and how does it compare to the recipe that you are using?

I've noticed that the really dark crusts such as shown in your pic are most often the result of a recipe with either a fair amount of sweetener (honey, or sugar, or malt), or with an adder that will alter the colour of crumb and crust (such as beer, or cranberries, or walnuts), or both.  When you combine the extra sugars and natural dye with a well-timed fermentation (so that enough sugars are available in the crust for caramelization), and then bake on a stone using steam, then you have the optimal chance of getting that ultra-dark crust.

Some of the recent versions that have a very dark bake are:

http://www.thefreshloaf.com/node/52477/honey-cranberry-raisin-wild-rice-sourdough-honey-and-toasted-pecans

http://www.thefreshloaf.com/node/52354/date-crimson-raisin-and-pecan-sd

http://www.thefreshloaf.com/node/53809/cranberry-walnut-sourdough-87-hydration

http://www.thefreshloaf.com/node/52340/sour-cherry-pecan-pain-au-levain

http://www.thefreshloaf.com/node/52340/sour-cherry-pecan-pain-au-levain

I particularly noticed the difference in crust colouration on these loaves baked from the same dough, but one in a dutch oven and the much darker one baked on a stone:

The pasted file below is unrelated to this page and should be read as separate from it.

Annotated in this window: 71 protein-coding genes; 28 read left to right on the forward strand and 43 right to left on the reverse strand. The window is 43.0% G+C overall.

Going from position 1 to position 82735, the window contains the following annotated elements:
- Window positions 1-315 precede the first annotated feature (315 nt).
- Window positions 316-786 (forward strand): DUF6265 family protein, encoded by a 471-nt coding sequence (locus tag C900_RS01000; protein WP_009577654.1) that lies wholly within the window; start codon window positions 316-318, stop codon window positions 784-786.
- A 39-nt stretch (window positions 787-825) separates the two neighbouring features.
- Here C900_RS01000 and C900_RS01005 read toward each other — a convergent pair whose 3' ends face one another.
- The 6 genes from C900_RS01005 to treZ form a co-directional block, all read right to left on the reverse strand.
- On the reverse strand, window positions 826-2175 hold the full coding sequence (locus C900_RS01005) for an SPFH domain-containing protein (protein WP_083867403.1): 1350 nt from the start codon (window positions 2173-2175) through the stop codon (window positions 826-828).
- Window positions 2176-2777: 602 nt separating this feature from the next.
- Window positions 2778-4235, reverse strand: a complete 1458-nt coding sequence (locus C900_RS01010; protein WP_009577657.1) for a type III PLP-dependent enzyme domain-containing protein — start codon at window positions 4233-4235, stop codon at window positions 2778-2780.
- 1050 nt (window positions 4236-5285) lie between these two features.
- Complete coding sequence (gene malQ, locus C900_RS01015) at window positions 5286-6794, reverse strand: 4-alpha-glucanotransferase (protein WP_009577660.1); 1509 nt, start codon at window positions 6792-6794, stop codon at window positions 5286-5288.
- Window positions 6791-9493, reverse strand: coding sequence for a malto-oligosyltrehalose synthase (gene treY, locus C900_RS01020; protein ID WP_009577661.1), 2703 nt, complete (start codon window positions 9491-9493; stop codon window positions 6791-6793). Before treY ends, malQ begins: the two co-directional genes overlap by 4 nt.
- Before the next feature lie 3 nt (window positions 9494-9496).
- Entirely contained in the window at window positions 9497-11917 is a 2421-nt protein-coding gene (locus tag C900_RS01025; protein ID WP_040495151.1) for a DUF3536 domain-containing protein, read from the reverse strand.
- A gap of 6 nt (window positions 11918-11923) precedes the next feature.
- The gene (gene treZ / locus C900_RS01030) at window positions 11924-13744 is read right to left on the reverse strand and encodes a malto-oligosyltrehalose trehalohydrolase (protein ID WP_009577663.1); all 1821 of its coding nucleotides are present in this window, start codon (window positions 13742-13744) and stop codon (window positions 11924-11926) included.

http://www.thefreshloaf.com/node/53696/fwsy-overnight-white-feedback-request

The colouration that you want in the crust just may not be possible with your chosen recipe, baking in a cloche or dutch oven, so maybe consider what is your actual priority for your bread and then decide what options you want to play around with.

SergeyAU's picture
SergeyAU

Unfortunately I do not have the recipe, as this is a commercial loaf that I am trying to replicate.

But this is what I know:

 

Also, checking various videos about Sonoma bakery and their bread, I was able to find a little bit about their process:

- after mixing, let dough rise for 3 hours at 25C

- shape and let rise for 16 hours at 12C- bake cold I know they use dark malt (as I can see it in the crumb), but do not know if they use diastatic malt as well.No sure or other sweetners.I do not want to get dark crust just for the looks, I like how it smells when it is really dark (but not burned) - kind of like a caramel + vanilla Some breads I make do have a hint of vanilla, but not as strong (crumb has no vanilla smell at all). Shiao-Ping wrote few posts about this kind of Michehttp://www.thefreshloaf.com/node/23389/michehttp://sourdough.com/blog/sonoma-miche-sydney but she was more concentrated on the crumb, not the crust. Few points I take from her posts are:1. Flour malted at the mill. I do not have the same flour2. She tried adding some palm sugar and reported similar smell to the crust without a sweet taste in the crumb So to summarize. To get the crust darker:1. Need some sugar in the dough (natural, through enzyme activity over longer fermentation with diastatic malt or with added sugar, or both)2. Keep baking for longer at a lower temperature
Mini Oven's picture
Mini Oven